Tavistock, Devon

Tavistock, Devon

infobox UK place
country= England
official_name= Tavistock
latitude= 50.550014
longitude= -4.138736
population= 11,018 (2001 Census)
shire_district= West Devon
shire_county= Devon
region= South West England
constituency_westminster=Torridge and West Devon
post_town= TAVISTOCK
postcode_district= PL19
postcode_area= PL
dial_code= 01822
os_grid_reference= SX480740
Tavistock is a market town within West Devon, England on the River Tavy, from which its name derives, and has a population of 11,018.cite|author=Office for National Statistics|title=2001 Census, statistics for Tavistock Parish|publisher=Office for National Statistics|date=2001] It traces its history back at least to AD 961, when Tavistock Abbey, whose ruins lie in the centre of the town, was founded. Its most famous son is Sir Francis Drake. [cite book|last=Turner|first=Michael|title=In Drake's Wake - The Early Voyages|publisher=Paul Mould Publishing|year=2005|isbn=978-1904959212]


Early history

The area around Tavistock (formerly Tavistoke), where the River Tavy runs wide and shallow allowing it to be easily crossed, and near the secure high ground of Dartmoor, was inhabited long before the historical record. The surrounding area is littered with archaeological remains from the Bronze and Iron ages and it is believed a hamlet existed on the site of the present town long before the town's official history began, with the founding of the Abbey.

The abbey of Saint Mary and Saint Rumon was founded in 961 by Orgar, Earl of Devon. After destruction by Danish raiders in 997 it was restored, and among its famous abbots was Aldred, who crowned Harold II and William I, and died Archbishop of York. There is [http://www.bbc.co.uk/devon/news_features/2004/tavistock_cream_tea.shtml evidence] to suggest that the local specialty "cream tea" was first served here; to workers during the restoration. The abbey church was rebuilt in 1285 and the greater part of the abbey in 1457-58. Tea, the drink, did not appear in England until the eighteenth century.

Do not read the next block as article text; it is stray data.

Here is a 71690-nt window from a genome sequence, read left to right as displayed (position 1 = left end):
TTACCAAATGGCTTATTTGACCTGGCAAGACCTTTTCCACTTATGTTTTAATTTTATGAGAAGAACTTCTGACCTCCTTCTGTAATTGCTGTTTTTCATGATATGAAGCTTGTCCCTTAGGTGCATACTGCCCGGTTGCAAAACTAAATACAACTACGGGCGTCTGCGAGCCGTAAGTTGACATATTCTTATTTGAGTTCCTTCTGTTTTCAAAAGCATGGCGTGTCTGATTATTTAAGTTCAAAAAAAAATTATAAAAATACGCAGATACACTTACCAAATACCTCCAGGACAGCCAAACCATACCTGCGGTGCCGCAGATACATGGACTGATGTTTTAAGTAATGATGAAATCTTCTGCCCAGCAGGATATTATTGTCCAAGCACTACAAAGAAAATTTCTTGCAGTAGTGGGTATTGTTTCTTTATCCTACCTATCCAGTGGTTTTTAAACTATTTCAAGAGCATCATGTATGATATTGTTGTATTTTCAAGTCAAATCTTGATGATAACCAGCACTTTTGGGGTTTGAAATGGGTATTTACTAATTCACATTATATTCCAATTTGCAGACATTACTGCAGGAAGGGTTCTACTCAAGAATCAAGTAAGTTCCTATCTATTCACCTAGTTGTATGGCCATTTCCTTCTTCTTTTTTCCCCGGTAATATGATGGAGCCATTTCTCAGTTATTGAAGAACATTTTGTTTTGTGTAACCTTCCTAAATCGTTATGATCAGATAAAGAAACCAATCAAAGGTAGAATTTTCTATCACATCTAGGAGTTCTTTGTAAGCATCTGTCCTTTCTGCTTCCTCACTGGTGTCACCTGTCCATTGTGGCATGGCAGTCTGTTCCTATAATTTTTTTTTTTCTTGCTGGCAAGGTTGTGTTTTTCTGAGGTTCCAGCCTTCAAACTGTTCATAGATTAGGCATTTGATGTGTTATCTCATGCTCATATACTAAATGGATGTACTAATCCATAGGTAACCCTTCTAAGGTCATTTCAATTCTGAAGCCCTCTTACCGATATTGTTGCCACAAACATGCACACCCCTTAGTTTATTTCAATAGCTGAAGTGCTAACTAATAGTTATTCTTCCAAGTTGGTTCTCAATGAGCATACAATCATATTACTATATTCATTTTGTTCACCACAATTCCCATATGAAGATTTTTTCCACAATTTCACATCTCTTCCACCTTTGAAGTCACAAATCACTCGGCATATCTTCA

Market town

In 1105 a Royal Charter was granted by Henry I to the monks of Tavistock to run a weekly "Pannier Market" (so called after the baskets used to carry goods) on a Friday, which still takes place today. In 1116 a three-day fair was also granted to mark the feast of Saint Rumon, another tradition that is still maintained in the shape of the annual "Goosey" fair. In 1552 two fairs on April 23 and November 28 were granted by Edward VI to the Earl of Bedford, then lord of the manor.

In the 17th century great quantities of cloth were sold at the Friday market and four fairs were held at the feasts of Saint Michael, Epiphany, Saint Mark, and the Decollation of John the Baptist. The charter of Charles II instituted a Tuesday market, fairs on the Thursday after Whitsunday and at the feast of Saint Swithin. In 1822 the old fairs were abolished in favour of six fairs on the second Wednesdays in May, July, September, October, November and December.

By 1185 Tavistock had achieved borough status and in 1295 became a parliamentary borough, sending two members to parliament. It was deprived of one member in 1867 and finally disenfranchised in 1885. In 1305, with the growing importance of the area as one of Europe's richest sources of tin, Tavistock was one of the four stannary towns appointed by charter of Edward I, where tin was stamped and weighed and monthly courts were held for the regulation of mining affairs.

The church of Saint Eustachius (named after the Roman Centurion who became a Christian) dates from 1318 and was dedicated by Bishop Stapledon. It was further rebuilt and enlarged into its current form between 1425 and 1450, at which time the Clothworkers' Aisle was included, an indication of the growing importance of the textile industry to the local economy - the trade was protected by a 1467 statute. It possesses a lofty tower supported on four open arches, one of which was reputedly added to accommodate the 19th century "tinners" or tin miners. Within are monuments to the Glanville and Bourchier families, besides some stained glass, one window being the work of William Morris. It also possess a roof boss featuring one of the so-called 'Tinner's Hares' (see Three Hares)- a trio of rabbits/hares joined at and sharing three ears between them.

The town continued to prosper under the charge of the abbots, acquiring one of England's first printing presses in 1525. Tavistock remained an important centre of both trade and religion until the Dissolution of the Monasteries - the abbey was demolished in 1539, leaving the ruins still to be seen around the centre of the town. From this time on, the dominant force in the town became the Russell family, Earls and later Dukes of Bedford, who took over much of the land following the Dissolution.